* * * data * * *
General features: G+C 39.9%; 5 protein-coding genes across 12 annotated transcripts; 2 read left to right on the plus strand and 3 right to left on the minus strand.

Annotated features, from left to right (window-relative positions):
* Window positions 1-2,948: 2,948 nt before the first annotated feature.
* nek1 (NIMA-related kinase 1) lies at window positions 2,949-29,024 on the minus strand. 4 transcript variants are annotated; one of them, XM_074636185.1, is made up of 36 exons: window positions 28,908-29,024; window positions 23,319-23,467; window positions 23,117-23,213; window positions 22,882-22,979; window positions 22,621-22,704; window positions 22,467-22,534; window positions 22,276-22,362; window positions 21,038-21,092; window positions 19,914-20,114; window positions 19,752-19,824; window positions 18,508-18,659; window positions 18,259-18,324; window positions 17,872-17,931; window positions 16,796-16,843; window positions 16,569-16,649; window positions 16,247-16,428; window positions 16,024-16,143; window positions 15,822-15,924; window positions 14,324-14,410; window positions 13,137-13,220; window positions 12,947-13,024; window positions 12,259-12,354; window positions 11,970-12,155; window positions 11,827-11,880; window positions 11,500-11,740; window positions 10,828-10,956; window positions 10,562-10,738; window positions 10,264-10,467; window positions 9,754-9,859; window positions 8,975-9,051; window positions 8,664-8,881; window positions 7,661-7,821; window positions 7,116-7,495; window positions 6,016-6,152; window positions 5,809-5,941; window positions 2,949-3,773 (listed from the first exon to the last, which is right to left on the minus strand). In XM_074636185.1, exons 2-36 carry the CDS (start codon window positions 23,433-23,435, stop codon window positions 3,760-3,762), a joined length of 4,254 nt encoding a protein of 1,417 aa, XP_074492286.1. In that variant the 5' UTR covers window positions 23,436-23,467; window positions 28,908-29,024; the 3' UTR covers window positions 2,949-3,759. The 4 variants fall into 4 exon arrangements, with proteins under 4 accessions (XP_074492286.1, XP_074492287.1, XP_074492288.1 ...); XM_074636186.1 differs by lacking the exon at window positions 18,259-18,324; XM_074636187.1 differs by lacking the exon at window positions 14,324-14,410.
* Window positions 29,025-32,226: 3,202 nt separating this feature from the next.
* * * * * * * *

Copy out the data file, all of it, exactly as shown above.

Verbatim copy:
General features: G+C 39.9%; 5 protein-coding genes across 12 annotated transcripts; 2 read left to right on the plus strand and 3 right to left on the minus strand.

Annotated features, from left to right (window-relative positions):
* Window positions 1-2,948: 2,948 nt before the first annotated feature.
* nek1 (NIMA-related kinase 1) lies at window positions 2,949-29,024 on the minus strand. 4 transcript variants are annotated; one of them, XM_074636185.1, is made up of 36 exons: window positions 28,908-29,024; window positions 23,319-23,467; window positions 23,117-23,213; window positions 22,882-22,979; window positions 22,621-22,704; window positions 22,467-22,534; window positions 22,276-22,362; window positions 21,038-21,092; window positions 19,914-20,114; window positions 19,752-19,824; window positions 18,508-18,659; window positions 18,259-18,324; window positions 17,872-17,931; window positions 16,796-16,843; window positions 16,569-16,649; window positions 16,247-16,428; window positions 16,024-16,143; window positions 15,822-15,924; window positions 14,324-14,410; window positions 13,137-13,220; window positions 12,947-13,024; window positions 12,259-12,354; window positions 11,970-12,155; window positions 11,827-11,880; window positions 11,500-11,740; window positions 10,828-10,956; window positions 10,562-10,738; window positions 10,264-10,467; window positions 9,754-9,859; window positions 8,975-9,051; window positions 8,664-8,881; window positions 7,661-7,821; window positions 7,116-7,495; window positions 6,016-6,152; window positions 5,809-5,941; window positions 2,949-3,773 (listed from the first exon to the last, which is right to left on the minus strand). In XM_074636185.1, exons 2-36 carry the CDS (start codon window positions 23,433-23,435, stop codon window positions 3,760-3,762), a joined length of 4,254 nt encoding a protein of 1,417 aa, XP_074492286.1. In that variant the 5' UTR covers window positions 23,436-23,467; window positions 28,908-29,024; the 3' UTR covers window positions 2,949-3,759. The 4 variants fall into 4 exon arrangements, with proteins under 4 accessions (XP_074492286.1, XP_074492287.1, XP_074492288.1 ...); XM_074636186.1 differs by lacking the exon at window positions 18,259-18,324; XM_074636187.1 differs by lacking the exon at window positions 14,324-14,410.
* Window positions 29,025-32,226: 3,202 nt separating this feature from the next.